Biennial herb 20 - 50 cm tall Stem: upright, covered with stiff, spreading hairs, and becoming glandular-hairy in the inflorescence. Leaves: long-stalked, broadly triangular or egg-shaped in outline, but pinnately, three- to five-parted into egg-shaped segments, which are further sharply-lobed or coarsely toothed. Inflorescence: a glandular-hairy, somewhat elongate, few-branched cluster near the top of the stem, with the flowers on stalks about the same length as the sepals. Flowers: blue, 1 - 1.5 cm wide, radially symmetric, cup- or bell-shaped with broad, somewhat spreading petals. Sepals: five, but fused at very base, then separating into fairly narrow, lance-shaped, pointed, hairy lobes. Petals: five, but fused at base, then separating into broad, round-tipped, somewhat spreading lobes, which are very hairy on the back. Five, linear, 2 - 2.5 mm long appendages sit inside the base of the petal tube opposite each petal lobe. Stamens: five, filaments very long-hairy, attached near the base of the petal tube (between the linear appendages), alternating with the petal lobes, and obviously extending beyond the petals. Pistil: with a single-chambered, superior ovary; and one style, which splits into two stigmas. Fruit: a stalked (stalks spread or curve downward), two-valved, single-chambered capsule with four, 3 - 4 mm long, black seeds. Root: a taproot.
Similar species: No other species of Phacelia have been reported from the Chicago Region, but P. bipinnatifida is easily separated from the other eastern North American species in the genus because it has stalked leaves, non-toothed petals, and very hairy filaments. Our native Hydrophyllum species may appear somewhat similar, but they can be distinguished from P. bipinnatifida because the flowers have more narrow petals, and the inflorescences are more compact, branching clusters, which arise on stalks from the leaf axils.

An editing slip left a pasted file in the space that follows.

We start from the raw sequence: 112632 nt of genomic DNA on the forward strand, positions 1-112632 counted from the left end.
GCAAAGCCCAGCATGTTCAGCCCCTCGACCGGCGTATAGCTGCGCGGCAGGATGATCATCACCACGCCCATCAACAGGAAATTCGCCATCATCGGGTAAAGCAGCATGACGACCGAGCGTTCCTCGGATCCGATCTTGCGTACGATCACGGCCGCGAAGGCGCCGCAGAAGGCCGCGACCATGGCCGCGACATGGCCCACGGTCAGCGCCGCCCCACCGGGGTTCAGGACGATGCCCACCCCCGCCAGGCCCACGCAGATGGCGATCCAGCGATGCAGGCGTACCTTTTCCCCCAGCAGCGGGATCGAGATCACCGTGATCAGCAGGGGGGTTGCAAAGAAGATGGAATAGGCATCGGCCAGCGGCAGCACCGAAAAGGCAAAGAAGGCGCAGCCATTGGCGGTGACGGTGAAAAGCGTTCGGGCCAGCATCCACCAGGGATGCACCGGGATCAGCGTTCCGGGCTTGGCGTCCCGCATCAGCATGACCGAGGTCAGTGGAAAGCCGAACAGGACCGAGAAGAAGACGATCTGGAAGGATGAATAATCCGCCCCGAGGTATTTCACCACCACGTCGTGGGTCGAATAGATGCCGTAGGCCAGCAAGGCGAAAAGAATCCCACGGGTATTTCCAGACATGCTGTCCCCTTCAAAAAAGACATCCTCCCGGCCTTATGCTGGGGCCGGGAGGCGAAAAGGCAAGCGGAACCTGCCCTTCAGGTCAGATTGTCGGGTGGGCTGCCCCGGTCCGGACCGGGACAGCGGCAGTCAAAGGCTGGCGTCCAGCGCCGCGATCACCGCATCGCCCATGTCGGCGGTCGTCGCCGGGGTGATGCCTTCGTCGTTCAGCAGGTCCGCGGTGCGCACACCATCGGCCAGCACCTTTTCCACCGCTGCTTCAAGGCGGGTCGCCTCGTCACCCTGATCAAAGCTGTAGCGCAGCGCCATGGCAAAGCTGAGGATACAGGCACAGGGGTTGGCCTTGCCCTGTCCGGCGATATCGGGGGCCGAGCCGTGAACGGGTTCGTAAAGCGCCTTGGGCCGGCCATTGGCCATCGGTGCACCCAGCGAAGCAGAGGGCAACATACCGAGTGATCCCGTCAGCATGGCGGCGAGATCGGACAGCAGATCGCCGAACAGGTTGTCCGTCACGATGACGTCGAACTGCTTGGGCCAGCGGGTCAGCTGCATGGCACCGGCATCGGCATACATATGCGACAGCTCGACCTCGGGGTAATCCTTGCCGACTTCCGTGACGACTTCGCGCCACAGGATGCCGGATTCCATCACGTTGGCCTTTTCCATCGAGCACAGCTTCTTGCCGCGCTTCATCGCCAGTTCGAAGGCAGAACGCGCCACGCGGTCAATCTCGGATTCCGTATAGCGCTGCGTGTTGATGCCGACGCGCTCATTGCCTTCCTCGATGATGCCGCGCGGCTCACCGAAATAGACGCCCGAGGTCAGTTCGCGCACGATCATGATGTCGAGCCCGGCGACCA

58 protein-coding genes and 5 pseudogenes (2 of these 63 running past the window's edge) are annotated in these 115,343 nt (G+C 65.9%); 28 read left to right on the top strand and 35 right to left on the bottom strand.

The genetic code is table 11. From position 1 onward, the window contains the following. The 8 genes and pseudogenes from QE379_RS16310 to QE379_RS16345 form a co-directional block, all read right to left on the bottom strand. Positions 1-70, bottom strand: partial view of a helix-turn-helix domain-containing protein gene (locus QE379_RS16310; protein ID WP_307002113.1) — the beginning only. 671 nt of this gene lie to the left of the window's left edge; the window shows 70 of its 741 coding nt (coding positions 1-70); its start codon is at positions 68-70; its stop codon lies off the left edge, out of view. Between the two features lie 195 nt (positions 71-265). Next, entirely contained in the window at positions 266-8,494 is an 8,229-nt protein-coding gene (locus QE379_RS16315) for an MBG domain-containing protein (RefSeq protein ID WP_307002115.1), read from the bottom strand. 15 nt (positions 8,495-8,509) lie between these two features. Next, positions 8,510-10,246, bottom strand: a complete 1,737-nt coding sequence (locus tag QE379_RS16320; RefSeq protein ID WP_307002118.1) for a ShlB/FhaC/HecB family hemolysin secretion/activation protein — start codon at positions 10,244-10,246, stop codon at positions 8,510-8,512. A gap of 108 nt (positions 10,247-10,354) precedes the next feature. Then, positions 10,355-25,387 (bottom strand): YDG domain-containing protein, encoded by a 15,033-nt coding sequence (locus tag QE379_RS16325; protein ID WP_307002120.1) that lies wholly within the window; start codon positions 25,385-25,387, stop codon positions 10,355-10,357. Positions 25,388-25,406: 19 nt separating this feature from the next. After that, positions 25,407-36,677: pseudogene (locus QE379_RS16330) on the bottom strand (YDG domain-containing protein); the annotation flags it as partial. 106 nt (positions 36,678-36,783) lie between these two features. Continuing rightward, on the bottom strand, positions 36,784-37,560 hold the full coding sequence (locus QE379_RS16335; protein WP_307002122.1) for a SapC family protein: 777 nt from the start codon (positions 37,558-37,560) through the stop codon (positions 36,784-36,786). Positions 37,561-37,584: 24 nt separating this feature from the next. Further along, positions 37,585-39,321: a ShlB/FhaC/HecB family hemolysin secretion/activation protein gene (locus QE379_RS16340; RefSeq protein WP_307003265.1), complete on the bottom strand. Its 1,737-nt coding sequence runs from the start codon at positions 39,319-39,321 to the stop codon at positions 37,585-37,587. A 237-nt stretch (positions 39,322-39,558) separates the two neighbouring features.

Flowering: April to June
Habitat and ecology: Only reported in the Chicago Region from a single specimen that was descendant from an introduced population, this species naturally occurs more south of our area in rich woods or shaded, wetter areas.
Occurence in the Chicago region: non-native
Author: The Field Museum
From Flora of Indiana (1940) by Charles C. Deam
Infrequent throughout the area shown on the map which covers all of our reports. Probably absent from the area east and north of the stations indicated. The only report from Ohio is from Hamilton County, near Cincinnati. It prefers a moist, rich soil, usually that of wooded slopes along streams. The bruised plant is ill-scented.
Biennial, 2-5 dm, spreading-hirsute and (especially in the infl) also glandular; lvs petiolate, broadly triangular to ovate in outline, the larger twice pinnatifid, the upper less divided, the segments ovate, acute, incised or coarsely toothed; cor blue, subrotate, 10-15 mm wide, the broad lobes entire or minutely erose, pilose on the back, the basal appendages in the tube 2-2.5 mm; filaments villous, mostly long-exsert; ovules 4; seeds 4, black, 3-4 mm; 2n=18. Moist woods; Va. to s. O., n. Ill., and se. Mo., s. to Ga., Ala., and Ark. Apr.-June.
Gleason, Henry A. & Cronquist, Arthur J. 1991. Manual of vascular plants of northeastern United States and adjacent Canada. lxxv + 910 pp.